The “National Right-to-Carry Reciprocity Act of 2011,” known also as H.R.822 or “The Streets Aren’t Red Enough Act” by the Brady Campaign has been talked about a lot in the news, but not many news organizations have taken the time to actually read through the damned thing and parse it out for their readers (despite the fact that it’s currently only six pages long). Seeing as I’m a bit of a legislation nerd I figured I would give it a go and walk you guys through exactly what’s being proposed.
The preamble, which is the first actual line of the bill, is supposed to succinctly state what the rest of the text is going to do. In this case it does a pretty good job.
To amend title 18, United States Code, to provide a national standard in accordance with which nonresidents of a State may carry concealed firearms in the State.
The purpose of this bill, according to the preamble, is to change the penal code of the United States to outline some standards to enable interstate concealed carry.
Since the concept of universal concealed carry isn’t exactly res ipsa loquitur for everyone in congress the next important section outlines the reasons why this should be implemented. The very first statement more or less sets the mood for the rest of the bill:
The Second Amendment to the Constitution of the United States protects the fundamental right of an individual to keep and bear arms, including for purposes of individual self-defense.
The writer is enshrining the Supreme Court’s interperetation of the second amendment as an incorporated right applied to every citizen of the United States and not just on a federal level. This is backed up by the second statement, which refers to the Heller decision of the Supreme Court.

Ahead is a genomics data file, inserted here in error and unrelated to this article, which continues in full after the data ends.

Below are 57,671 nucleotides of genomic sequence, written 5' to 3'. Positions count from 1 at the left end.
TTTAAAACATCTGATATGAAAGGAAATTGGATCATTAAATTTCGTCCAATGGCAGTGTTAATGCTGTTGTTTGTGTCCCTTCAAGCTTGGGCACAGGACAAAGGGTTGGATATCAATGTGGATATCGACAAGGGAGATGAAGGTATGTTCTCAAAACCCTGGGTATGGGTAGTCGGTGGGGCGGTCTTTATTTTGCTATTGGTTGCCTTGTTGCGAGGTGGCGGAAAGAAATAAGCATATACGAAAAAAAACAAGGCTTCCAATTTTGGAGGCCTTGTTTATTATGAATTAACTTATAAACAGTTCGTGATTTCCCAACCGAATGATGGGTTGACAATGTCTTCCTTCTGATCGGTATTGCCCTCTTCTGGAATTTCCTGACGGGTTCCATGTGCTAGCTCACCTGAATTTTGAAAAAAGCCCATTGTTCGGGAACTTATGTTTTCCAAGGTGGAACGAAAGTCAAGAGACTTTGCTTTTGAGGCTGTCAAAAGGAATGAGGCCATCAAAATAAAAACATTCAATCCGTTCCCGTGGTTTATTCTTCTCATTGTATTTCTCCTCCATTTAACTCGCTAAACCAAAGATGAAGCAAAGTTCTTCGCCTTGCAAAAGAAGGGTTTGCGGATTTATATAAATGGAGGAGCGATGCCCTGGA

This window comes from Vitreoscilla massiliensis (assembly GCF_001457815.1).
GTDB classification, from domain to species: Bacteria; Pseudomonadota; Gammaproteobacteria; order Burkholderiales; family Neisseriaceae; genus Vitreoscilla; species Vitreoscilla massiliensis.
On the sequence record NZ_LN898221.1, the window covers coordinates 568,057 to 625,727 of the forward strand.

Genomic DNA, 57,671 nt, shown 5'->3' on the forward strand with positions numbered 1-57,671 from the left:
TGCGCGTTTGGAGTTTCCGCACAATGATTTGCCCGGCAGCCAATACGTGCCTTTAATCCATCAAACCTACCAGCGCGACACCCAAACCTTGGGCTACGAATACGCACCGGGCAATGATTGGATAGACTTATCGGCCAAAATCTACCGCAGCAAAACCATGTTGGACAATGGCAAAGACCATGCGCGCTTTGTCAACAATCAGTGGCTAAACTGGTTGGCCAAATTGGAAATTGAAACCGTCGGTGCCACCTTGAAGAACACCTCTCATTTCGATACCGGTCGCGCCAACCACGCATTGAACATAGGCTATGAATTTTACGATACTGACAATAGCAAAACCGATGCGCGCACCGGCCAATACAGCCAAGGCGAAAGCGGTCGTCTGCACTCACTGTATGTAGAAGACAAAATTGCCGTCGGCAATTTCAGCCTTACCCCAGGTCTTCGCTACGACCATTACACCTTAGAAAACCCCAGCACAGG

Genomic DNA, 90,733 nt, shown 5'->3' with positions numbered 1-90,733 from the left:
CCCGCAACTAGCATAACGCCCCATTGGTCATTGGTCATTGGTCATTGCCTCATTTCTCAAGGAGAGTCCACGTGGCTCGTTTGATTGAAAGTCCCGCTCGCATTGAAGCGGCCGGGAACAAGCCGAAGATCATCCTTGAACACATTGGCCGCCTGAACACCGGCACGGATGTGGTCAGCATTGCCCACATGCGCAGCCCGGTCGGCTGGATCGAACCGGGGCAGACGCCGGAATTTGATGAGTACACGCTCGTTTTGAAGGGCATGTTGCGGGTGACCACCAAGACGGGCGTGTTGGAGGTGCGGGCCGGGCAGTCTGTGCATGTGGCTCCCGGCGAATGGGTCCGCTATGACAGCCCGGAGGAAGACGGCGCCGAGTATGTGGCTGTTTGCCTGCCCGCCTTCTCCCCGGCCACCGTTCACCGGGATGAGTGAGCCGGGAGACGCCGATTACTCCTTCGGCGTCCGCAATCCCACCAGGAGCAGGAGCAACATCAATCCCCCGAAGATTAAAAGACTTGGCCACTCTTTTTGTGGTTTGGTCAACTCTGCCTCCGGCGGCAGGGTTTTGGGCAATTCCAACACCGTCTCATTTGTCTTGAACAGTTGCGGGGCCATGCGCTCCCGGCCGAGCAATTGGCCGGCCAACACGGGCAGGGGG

The fourth statement is probably the one that is going to rub opponents the wrong way the most:
The right to bear arms includes the right to carry arms for self-defense and the defense of others.
Boom. Right there. If this becomes law, the right to carry for self defense would be enshrined in law forever. Or until something else comes along to strike it down. And not only does it include personal safety in that clause as a valid reason for employing deadly force but also the safety of “others” as well.
There are a couple of statements thrown in here which argue that there is precedent for such a move. Statement #5, for example, is a reminder that Congress previously authorized off-duty officers to carry concealed weapons wherever they go without a permit. Statement #6 is a reminder that 48 states provide some mechanism for citizens to carry a concealed firearm. And statement #7 notes that the overwhelming majority of CCW holders don’t go around shooting up their states.
The real authority for this bill, however, doesn’t come from the previous statements but from statement #8, which states that a lack of reciprocity harms interstate commerce. The U.S. Constitution has what’s known as the “commerce clause” in the legislative powers section of the constitution. From the section enumerating Congress’ powers:
To regulate Commerce with foreign Nations, and among the several States, and with the Indian Tribes;
As any good High School student will tell you, any powers not enumerated specifically in the constitution are reserved to the states themselves. This is where the states get their authority to issue carry permits as they see fit. However, by not providing universal reciprocity the states have set up a condition where a citizen in one state may choose not to travel in interstate commerce due to that lack of reciprocity. Because of that effect on interstate commerce, Congress has the ability to act.